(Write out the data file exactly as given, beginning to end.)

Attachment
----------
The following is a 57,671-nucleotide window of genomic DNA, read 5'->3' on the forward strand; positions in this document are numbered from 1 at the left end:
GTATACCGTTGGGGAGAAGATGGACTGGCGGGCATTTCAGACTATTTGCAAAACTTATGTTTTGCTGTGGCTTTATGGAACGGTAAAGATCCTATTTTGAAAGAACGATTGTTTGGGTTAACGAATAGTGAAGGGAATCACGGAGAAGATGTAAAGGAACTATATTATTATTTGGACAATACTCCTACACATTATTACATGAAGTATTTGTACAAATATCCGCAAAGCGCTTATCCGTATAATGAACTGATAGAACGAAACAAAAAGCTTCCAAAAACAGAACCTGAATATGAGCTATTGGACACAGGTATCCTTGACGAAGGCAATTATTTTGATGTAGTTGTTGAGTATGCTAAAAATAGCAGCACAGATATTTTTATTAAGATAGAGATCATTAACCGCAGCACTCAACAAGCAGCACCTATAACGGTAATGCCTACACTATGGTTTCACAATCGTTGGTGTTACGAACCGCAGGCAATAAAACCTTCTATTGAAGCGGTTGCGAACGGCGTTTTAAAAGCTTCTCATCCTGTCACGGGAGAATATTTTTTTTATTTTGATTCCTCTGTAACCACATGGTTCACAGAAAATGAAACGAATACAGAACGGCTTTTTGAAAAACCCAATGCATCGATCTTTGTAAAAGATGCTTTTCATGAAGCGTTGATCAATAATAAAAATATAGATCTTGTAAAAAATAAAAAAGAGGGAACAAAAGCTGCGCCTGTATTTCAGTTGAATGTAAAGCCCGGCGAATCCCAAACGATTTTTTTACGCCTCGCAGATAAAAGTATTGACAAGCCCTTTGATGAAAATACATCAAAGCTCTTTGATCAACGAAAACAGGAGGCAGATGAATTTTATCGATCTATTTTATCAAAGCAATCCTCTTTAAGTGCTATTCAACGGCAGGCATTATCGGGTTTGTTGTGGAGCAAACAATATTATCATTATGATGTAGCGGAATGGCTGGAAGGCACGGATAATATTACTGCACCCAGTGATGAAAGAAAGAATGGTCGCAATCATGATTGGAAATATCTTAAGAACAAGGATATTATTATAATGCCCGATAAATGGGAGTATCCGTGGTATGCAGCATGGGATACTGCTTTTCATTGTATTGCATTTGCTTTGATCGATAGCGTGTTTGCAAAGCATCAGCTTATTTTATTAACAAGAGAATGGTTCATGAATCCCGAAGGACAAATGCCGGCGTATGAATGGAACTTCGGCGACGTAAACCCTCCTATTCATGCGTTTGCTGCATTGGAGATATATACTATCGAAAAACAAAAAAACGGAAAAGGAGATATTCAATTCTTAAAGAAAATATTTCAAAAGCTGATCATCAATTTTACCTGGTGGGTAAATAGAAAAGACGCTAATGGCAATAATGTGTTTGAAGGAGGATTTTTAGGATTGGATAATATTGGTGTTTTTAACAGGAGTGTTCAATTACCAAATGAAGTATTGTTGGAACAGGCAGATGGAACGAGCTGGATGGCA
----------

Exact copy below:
The following is a 57,671-nucleotide window of genomic DNA, read 5'->3' on the forward strand; positions in this document are numbered from 1 at the left end:
GTATACCGTTGGGGAGAAGATGGACTGGCGGGCATTTCAGACTATTTGCAAAACTTATGTTTTGCTGTGGCTTTATGGAACGGTAAAGATCCTATTTTGAAAGAACGATTGTTTGGGTTAACGAATAGTGAAGGGAATCACGGAGAAGATGTAAAGGAACTATATTATTATTTGGACAATACTCCTACACATTATTACATGAAGTATTTGTACAAATATCCGCAAAGCGCTTATCCGTATAATGAACTGATAGAACGAAACAAAAAGCTTCCAAAAACAGAACCTGAATATGAGCTATTGGACACAGGTATCCTTGACGAAGGCAATTATTTTGATGTAGTTGTTGAGTATGCTAAAAATAGCAGCACAGATATTTTTATTAAGATAGAGATCATTAACCGCAGCACTCAACAAGCAGCACCTATAACGGTAATGCCTACACTATGGTTTCACAATCGTTGGTGTTACGAACCGCAGGCAATAAAACCTTCTATTGAAGCGGTTGCGAACGGCGTTTTAAAAGCTTCTCATCCTGTCACGGGAGAATATTTTTTTTATTTTGATTCCTCTGTAACCACATGGTTCACAGAAAATGAAACGAATACAGAACGGCTTTTTGAAAAACCCAATGCATCGATCTTTGTAAAAGATGCTTTTCATGAAGCGTTGATCAATAATAAAAATATAGATCTTGTAAAAAATAAAAAAGAGGGAACAAAAGCTGCGCCTGTATTTCAGTTGAATGTAAAGCCCGGCGAATCCCAAACGATTTTTTTACGCCTCGCAGATAAAAGTATTGACAAGCCCTTTGATGAAAATACATCAAAGCTCTTTGATCAACGAAAACAGGAGGCAGATGAATTTTATCGATCTATTTTATCAAAGCAATCCTCTTTAAGTGCTATTCAACGGCAGGCATTATCGGGTTTGTTGTGGAGCAAACAATATTATCATTATGATGTAGCGGAATGGCTGGAAGGCACGGATAATATTACTGCACCCAGTGATGAAAGAAAGAATGGTCGCAATCATGATTGGAAATATCTTAAGAACAAGGATATTATTATAATGCCCGATAAATGGGAGTATCCGTGGTATGCAGCATGGGATACTGCTTTTCATTGTATTGCATTTGCTTTGATCGATAGCGTGTTTGCAAAGCATCAGCTTATTTTATTAACAAGAGAATGGTTCATGAATCCCGAAGGACAAATGCCGGCGTATGAATGGAACTTCGGCGACGTAAACCCTCCTATTCATGCGTTTGCTGCATTGGAGATATATACTATCGAAAAACAAAAAAACGGAAAAGGAGATATTCAATTCTTAAAGAAAATATTTCAAAAGCTGATCATCAATTTTACCTGGTGGGTAAATAGAAAAGACGCTAATGGCAATAATGTGTTTGAAGGAGGATTTTTAGGATTGGATAATATTGGTGTTTTTAACAGGAGTGTTCAATTACCAAATGAAGTATTGTTGGAACAGGCAGATGGAACGAGCTGGATGGCA